Although it sought to clarify to the working-class movement its necessary task, Marxism was produced under different conditions than those that produced the working-class movement. Marx and Engels were, by origin, bourgeois intellectuals. Lenin, too, was by his own words a “Jacobin” who wholly identified “himself with the organization of the proletariat.” To be a Marxist was to be a bourgeois intellectual who grasped the necessity of a political form for mediating working-class consciousness — a form of consciousness that remained wholly bourgeois when left to its own devices. The party was precisely this form that allowed intellectuals and the working class, theory and practice, to interpenetrate. Without the party, we are left with the problem of “extracting” from working-class consciousness its “true” preoccupations, of showing the workers the world in which they “really” live (as if it weren’t this one!). We are forced to shove the bourgeois ideology of the workers “unceremoniously aside,” without, however, comprehending it as an expression of the real problem of capitalism rather than as a function of the workers’ runaway imagination.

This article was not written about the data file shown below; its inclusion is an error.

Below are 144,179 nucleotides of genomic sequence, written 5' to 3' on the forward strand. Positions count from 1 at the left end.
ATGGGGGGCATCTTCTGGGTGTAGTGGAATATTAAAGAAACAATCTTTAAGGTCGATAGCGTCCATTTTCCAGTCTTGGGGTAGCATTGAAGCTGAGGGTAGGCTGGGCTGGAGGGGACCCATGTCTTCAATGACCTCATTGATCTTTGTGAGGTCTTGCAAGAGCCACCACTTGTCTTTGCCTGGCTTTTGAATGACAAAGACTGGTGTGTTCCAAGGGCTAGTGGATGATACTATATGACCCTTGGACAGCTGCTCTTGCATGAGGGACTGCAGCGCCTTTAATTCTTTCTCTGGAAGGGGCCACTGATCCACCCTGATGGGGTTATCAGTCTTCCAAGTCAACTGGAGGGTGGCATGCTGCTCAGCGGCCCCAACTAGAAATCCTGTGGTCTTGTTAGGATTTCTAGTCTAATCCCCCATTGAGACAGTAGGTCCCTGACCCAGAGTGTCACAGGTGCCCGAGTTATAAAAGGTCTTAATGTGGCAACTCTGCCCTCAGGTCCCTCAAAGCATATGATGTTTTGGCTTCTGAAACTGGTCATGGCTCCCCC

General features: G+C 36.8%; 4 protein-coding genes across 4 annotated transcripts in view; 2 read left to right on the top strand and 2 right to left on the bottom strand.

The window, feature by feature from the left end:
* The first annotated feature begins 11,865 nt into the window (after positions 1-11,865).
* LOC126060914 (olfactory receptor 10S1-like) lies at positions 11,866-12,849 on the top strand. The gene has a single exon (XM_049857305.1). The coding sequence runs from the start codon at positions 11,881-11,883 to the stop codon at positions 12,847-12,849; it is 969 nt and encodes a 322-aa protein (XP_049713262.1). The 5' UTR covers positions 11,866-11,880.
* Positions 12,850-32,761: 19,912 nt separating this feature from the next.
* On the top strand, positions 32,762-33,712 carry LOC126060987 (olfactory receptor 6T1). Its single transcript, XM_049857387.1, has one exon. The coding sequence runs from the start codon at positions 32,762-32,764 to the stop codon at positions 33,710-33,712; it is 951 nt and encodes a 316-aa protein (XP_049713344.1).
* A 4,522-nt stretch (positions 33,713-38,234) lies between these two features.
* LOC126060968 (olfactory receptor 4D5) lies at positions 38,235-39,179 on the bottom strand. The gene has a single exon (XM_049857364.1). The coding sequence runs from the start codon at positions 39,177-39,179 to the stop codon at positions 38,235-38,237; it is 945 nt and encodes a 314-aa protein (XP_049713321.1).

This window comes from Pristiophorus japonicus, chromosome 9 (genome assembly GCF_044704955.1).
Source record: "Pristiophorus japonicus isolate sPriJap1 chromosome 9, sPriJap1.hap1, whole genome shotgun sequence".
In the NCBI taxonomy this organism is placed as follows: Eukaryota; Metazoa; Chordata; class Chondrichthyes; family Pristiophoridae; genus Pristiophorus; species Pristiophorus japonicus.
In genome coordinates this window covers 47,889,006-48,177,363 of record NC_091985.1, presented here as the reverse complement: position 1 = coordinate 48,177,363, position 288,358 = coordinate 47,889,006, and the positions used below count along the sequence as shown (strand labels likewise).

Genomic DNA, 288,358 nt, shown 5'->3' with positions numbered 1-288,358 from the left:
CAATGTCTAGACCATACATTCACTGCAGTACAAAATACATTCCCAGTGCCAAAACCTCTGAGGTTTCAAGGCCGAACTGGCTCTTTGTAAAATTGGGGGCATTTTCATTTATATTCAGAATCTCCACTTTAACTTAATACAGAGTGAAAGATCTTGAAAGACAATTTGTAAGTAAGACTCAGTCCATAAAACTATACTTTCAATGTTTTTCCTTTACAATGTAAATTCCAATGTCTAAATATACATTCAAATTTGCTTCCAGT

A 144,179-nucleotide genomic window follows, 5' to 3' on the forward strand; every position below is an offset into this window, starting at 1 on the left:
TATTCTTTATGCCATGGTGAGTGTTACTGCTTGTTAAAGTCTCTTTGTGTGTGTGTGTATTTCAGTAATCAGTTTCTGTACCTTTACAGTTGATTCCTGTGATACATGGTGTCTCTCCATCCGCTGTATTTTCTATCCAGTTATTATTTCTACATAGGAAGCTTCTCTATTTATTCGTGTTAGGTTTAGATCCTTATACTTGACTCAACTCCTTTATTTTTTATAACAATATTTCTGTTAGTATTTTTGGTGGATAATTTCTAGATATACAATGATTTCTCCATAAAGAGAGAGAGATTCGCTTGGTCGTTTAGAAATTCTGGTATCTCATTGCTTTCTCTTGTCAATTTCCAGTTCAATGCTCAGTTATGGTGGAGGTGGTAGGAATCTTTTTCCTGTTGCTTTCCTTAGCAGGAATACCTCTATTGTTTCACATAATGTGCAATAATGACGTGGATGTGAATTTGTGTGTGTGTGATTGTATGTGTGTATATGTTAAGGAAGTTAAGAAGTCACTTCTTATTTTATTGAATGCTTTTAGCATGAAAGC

Woods does set out in good faith to understand working-class consciousness as precisely this kind of expression of capitalism, but without the party, he inevitably concedes to an undialectical materialism — one that looks for the earthly kernel in religious ideas rather than for religious ideas in real social relations. Though spontaneously bourgeois, working-class consciousness is irreducible: it presents a reality of its own that does not serve simply as a stepladder to a “realer” reality. The workers are to be won over to socialism in a continuous struggle, not only against the bourgeoisie, but primarily against themselves. It is the contradictions within working-class consciousness itself that express the potential for socialism, rather than any merely “objective” contradictions that lie behind this consciousness and would obviate the latter if explained thoroughly enough. After all, it is precisely the workers who reconstitute capitalism day after day. Their neuroses are not to be circumvented or replaced with more accurate thought-forms, since they provide the party with precisely the revolutionary material it needs. The revolution is made no more possible by trying to get the workers to think differently.